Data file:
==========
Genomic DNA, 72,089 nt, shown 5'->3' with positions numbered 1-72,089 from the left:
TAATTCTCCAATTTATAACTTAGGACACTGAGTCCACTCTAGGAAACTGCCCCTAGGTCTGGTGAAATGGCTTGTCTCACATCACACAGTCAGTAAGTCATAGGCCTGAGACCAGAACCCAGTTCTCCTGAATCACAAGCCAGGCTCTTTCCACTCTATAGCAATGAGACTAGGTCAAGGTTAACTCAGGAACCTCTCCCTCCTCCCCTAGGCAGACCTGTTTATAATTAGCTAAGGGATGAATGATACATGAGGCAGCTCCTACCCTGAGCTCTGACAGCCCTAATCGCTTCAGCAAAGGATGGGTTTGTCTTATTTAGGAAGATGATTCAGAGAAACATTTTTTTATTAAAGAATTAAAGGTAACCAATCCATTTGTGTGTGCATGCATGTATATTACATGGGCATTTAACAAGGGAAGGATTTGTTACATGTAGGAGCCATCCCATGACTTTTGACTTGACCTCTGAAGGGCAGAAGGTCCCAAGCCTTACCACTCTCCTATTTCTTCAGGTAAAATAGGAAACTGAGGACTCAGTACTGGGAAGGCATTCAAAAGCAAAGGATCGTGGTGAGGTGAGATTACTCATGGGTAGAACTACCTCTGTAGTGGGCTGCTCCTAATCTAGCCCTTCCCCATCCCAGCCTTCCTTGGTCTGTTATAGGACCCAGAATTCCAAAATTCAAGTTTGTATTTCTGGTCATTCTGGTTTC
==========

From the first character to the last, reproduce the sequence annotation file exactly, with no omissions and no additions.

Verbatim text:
Genomic DNA, 72,089 nt, shown 5'->3' with positions numbered 1-72,089 from the left:
TAATTCTCCAATTTATAACTTAGGACACTGAGTCCACTCTAGGAAACTGCCCCTAGGTCTGGTGAAATGGCTTGTCTCACATCACACAGTCAGTAAGTCATAGGCCTGAGACCAGAACCCAGTTCTCCTGAATCACAAGCCAGGCTCTTTCCACTCTATAGCAATGAGACTAGGTCAAGGTTAACTCAGGAACCTCTCCCTCCTCCCCTAGGCAGACCTGTTTATAATTAGCTAAGGGATGAATGATACATGAGGCAGCTCCTACCCTGAGCTCTGACAGCCCTAATCGCTTCAGCAAAGGATGGGTTTGTCTTATTTAGGAAGATGATTCAGAGAAACATTTTTTTATTAAAGAATTAAAGGTAACCAATCCATTTGTGTGTGCATGCATGTATATTACATGGGCATTTAACAAGGGAAGGATTTGTTACATGTAGGAGCCATCCCATGACTTTTGACTTGACCTCTGAAGGGCAGAAGGTCCCAAGCCTTACCACTCTCCTATTTCTTCAGGTAAAATAGGAAACTGAGGACTCAGTACTGGGAAGGCATTCAAAAGCAAAGGATCGTGGTGAGGTGAGATTACTCATGGGTAGAACTACCTCTGTAGTGGGCTGCTCCTAATCTAGCCCTTCCCCATCCCAGCCTTCCTTGGTCTGTTATAGGACCCAGAATTCCAAAATTCAAGTTTGTATTTCTGGTCATTCTGGTTTC